WO: Can you give some details on the format and staging of the show?
KV: Friends of Alcatraz is a long form improvised puppet show. We don’t stick to a rigid format, but we look to play out several scenes then see how those stories intersect. And spice it up with a happy dose of randomness and frivolous puppet-y fun.
One side of the stage is the “show”—a projected image of the puppets’ world. It’s like watching a puppet TV show. The other side of the stage is the behind-the-scenes creation of that show. You can watch the finished product projected on the screen while you simultaneously watch the puppeteers create the show.
JS: Our format is very catering to the puppeteers/improvisers.
JS: It was important for me that the presence of our powerhouse improvisers didn’t get upstaged by a big screen. People love to see improvisers’ minds work and the audience rarely gets to see what it’s like beneath the camera of a puppet show. We’ve really nailed it on the head in terms of being able to allow the audience to split focus. It’s great to be able to see all the work that goes into the projected image on the screen: shuffling around getting the right puppet, making a prop for a puppet to use, someone helping one puppeteer manipulate their puppet so it can do something specific…etc. Plus we are a great group of people who are really good at making each other laugh, so the audience gets to see how much fun we are having. It was important to me to really showcase the humans. It’s an experience to see our show. It’s almost like seeing five shows at once: a puppet show, a TV show, an improv show, a blooper reel and a musical.
KV: That should be our tagline.
WO: What can audiences expect from your upcoming ComedySportz Presents run of shows?
JS: They will see a group of people stretching themselves between skill sets that are difficult, yet work harmoniously with each other. We’ve found a system that works and we will keep perfecting it.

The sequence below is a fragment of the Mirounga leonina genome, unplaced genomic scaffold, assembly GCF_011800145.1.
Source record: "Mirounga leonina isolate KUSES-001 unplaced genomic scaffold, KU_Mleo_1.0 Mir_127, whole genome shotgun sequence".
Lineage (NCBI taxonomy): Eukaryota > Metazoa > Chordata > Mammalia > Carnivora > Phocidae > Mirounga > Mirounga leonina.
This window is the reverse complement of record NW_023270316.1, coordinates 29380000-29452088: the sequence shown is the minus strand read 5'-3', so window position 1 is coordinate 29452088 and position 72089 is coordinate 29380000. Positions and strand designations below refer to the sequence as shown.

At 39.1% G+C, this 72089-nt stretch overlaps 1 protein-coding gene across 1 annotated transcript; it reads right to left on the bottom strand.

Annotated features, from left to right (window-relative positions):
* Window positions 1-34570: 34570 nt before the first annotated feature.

KV: This run, we have some new improvisors (Rachel Whitworth and Caitlin Weigel) who are a GREAT addition to our cast, new AMAZING puppets, and maybe Alcatraz will dance this time.
Julia Scotti wrote this post about moments of awakening, understanding, and her evolution as a comedian and person.
The Not Just Comedy Show brings its mix of stand-up, improv, and music to The Grape Room again this Tuesday for a show featuring performances by: Mikaela Hamje, Chris Wood, Scott Speegle, Dr. Tony, Bed Savage, and musical guest Rev. TJ McGlinchey.
Metro Comedy Live comes to Helium Comedy Club this Wednesday for an evening of stand-up comedy from Nema Williams, Ed Blaze, and Vince Barnett.
This Wednesday through Saturday ComedySportz Philly Presents: Friends of Alcatraz at The Playground at The Adrienne Theater. The improvised puppet show for grown-ups returns with a cast featuring Kelly Vrooman, Dave Jadico, Joe Sabatino, Rob Cutler, Caitlin Weigel and Rachel Whitworth.
This Thursday the Lawnboys Comedy Showcase comes to Puck in Doylestown for a show featuring stand-up comedy from Aaron Hertzog, Omar Scruggs, Tim Raymus, Fady Khalil, and Matt Lips.
Figment Theater’s bimonthly Vagabond Sessions is back this Thursday; this time at The Maas Building (1325 N. Randolph St.) The show will feature improv performances by: The Chain, Half-Life, The AD Showcase with Andrew Stober and Maggy Keegan, and The Table.
Jay & Silent Bob’s Super Groovy Cartoon Movie will play this Thursday at The Keswick Theatre. After the feature the audience can participate in a question and answer session with Jay and Silent Bob themselves, Kevin Smith and Jason Mewes.
This Friday short-form improv group The N Crowd celebrates their eight-year anniversary with a show at RUBA Hall.
The Sideshow returns to The Arts Parlor this Friday to once again team up with Figment Theater for the third and final first-round match of in the annual Troika Tournament. This week will feature improv from teams comprised of: Cait O’Driscoll, Ryan Barlow, and Shannon Devido; Karen Coleman, Mike Butler, and Quinton Alexander; and Jason Grimley, Marc Reber, and Sue Jay.
ComedySportz The Blue Show returns this Friday night for the improv group’s monthly visit to a magical land where there are no penalties for being dirty.
The Captain Action Comedy Show returns to the Conshohocken Cafe this Saturday with a show hosted by Sidney Gantt and Dave Terruso featuring stand-up from: John McKeever, Ben Fidler, and Mike Logan.